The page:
8. In Raja Ram Jaiswal v. State of Bihar 0065/1963 : 1964CriLJ705 the decision in Barkat Ram's case : [1962]3SCR338 (supra) was distinguished and it was observed that the expression 'police officer' in Section 25 of the Evidence Act was not to be construed narrowly but in a wide and popular sense. There, the Court was dealing with an Excise Inspector or Sub-Inspector under the Bihar and Orissa Excise Act. 1915, upon whom all the powers of a police officer were conferred, and he was entitled to investigate any offence under the Excise Act and to submit a charge-sheet. On that account, the Supreme Court held that he must be regarded as a police officer within the meaning of Section 25 of the Evidence Act.

9. The case of Rajaram Jaiswal : 1966CriLJ1353 (supra) came up for discussion in the third of series of these cases, namely, in Badku Joti Savant v. State of Mysore : 1966CriLJ1353 . The appellant there had been found in possession of contraband gold. He was prosecuted under Section 167(81) of the Sea Customs Act, read with Section 9 of the Land Customs Act. The question arose Whether the statement made by the appellant to the Deputy Superintendent of Customs and Excise under the Central Excises and Salt Act, 1944, was a police officer within the meaning of those words in Section 25 of the Evidence Act. Even though the Excise Officer had been invested with most of the powers which an officer-in-charge of a police-station exercises while investigating a cognizable offence, the Supreme Court held that he was not a police officer within the meaning of Section 25 of the Evidence Act because firstly, he was not vested with all the powers of an officer-in-charge of a police station, and secondly, because he had no power to submit a report under Section 173 of the Code of Criminal Procedure.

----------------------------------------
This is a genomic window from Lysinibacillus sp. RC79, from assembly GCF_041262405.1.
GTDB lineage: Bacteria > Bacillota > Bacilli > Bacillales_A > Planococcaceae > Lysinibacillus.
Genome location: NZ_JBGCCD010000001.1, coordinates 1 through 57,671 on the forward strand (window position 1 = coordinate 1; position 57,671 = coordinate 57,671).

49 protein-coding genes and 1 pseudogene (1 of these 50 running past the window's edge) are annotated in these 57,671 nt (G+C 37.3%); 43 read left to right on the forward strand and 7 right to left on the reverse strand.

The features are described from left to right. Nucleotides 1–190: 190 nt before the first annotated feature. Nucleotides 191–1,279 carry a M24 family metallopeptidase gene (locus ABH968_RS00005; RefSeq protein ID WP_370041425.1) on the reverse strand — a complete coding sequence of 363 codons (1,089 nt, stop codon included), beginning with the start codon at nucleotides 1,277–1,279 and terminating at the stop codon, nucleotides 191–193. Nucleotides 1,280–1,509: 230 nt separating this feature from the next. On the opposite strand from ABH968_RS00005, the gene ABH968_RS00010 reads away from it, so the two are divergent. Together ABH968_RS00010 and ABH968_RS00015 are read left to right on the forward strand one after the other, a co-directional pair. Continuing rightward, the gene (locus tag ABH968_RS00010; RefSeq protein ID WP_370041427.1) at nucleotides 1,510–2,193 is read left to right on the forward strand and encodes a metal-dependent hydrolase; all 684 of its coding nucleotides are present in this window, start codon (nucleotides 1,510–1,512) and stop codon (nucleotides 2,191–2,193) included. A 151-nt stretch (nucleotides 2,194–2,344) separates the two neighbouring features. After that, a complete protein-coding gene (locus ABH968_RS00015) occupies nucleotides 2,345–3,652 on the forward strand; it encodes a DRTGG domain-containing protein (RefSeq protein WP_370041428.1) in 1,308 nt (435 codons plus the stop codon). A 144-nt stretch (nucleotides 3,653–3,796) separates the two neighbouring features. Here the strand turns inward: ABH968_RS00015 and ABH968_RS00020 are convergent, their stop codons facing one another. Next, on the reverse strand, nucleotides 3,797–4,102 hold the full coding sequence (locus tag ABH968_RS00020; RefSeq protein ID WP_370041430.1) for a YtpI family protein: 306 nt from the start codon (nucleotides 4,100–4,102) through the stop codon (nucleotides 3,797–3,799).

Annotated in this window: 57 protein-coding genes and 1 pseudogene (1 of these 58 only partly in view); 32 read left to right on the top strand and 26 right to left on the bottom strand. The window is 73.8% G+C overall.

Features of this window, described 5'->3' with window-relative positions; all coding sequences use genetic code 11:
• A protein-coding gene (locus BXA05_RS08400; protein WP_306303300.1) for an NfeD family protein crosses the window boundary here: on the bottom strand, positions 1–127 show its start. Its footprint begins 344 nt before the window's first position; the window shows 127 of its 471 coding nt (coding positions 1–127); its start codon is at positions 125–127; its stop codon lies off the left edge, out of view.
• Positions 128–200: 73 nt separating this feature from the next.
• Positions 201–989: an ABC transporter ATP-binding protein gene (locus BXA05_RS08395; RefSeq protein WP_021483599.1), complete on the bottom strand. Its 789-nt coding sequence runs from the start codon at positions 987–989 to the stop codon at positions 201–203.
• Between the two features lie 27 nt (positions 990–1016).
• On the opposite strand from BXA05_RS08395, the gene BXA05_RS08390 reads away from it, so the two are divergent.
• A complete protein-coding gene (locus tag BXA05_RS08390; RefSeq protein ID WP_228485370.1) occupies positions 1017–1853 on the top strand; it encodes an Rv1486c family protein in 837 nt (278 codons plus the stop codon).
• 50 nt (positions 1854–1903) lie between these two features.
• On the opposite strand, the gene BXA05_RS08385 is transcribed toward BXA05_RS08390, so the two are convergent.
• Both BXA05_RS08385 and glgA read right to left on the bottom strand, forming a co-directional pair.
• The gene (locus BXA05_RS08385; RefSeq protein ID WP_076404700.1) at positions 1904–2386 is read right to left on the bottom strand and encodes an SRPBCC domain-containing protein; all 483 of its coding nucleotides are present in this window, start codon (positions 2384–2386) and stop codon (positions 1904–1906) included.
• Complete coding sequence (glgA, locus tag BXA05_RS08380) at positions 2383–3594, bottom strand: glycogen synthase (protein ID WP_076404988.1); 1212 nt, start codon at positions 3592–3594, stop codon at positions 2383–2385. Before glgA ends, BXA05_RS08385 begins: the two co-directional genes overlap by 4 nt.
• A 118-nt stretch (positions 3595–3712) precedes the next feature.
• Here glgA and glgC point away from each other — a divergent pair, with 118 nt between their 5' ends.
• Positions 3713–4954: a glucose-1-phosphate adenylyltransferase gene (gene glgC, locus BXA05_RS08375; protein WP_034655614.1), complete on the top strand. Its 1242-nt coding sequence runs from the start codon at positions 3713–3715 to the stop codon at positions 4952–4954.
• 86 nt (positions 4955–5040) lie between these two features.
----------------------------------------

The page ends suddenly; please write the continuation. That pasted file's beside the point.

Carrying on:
10. The same view was taken by Sikri. J. in P. Shanker Lall v. Asst. Collector of Customs Madras Cri Appeals Nos. 52 and 104 of 1965 D/- 12.12.1967 : 1968 SCD 385 when he held that a confession made before the Assistant Collector of Customs was not inadmissible under Section 25 of the Evidence Act.

11. The view expressed in Barkat Ram's case : [1962]3SCR338 (supra) has been re-affirmed by the Supreme Court in two recent decisions : Ramesh Chandra Mehta v. State of West Bengal : 1970CriLJ863 and Illias v. Collector of Customs Madras. : 1970CriLJ998 . The entire case law on the subject has been discussed by Shah J. in Ramesh Chandra Mehta's case : 1970CriLJ863 and by Grover. J. in Illias's case. The ratio underlined in these cases is:

The test for determining whether a particular officer is a 'police officer' for the purpose of Section 25 of the Evidence Act is whether he is invested with all the powers which an officer-in-charge of a police-Station exercises when investigating a cognizable offence, including the power to file a charge-sheet under Section 173 of the Code of Criminal Procedure, or he is deemed to be an officer-in-charge of a police-station.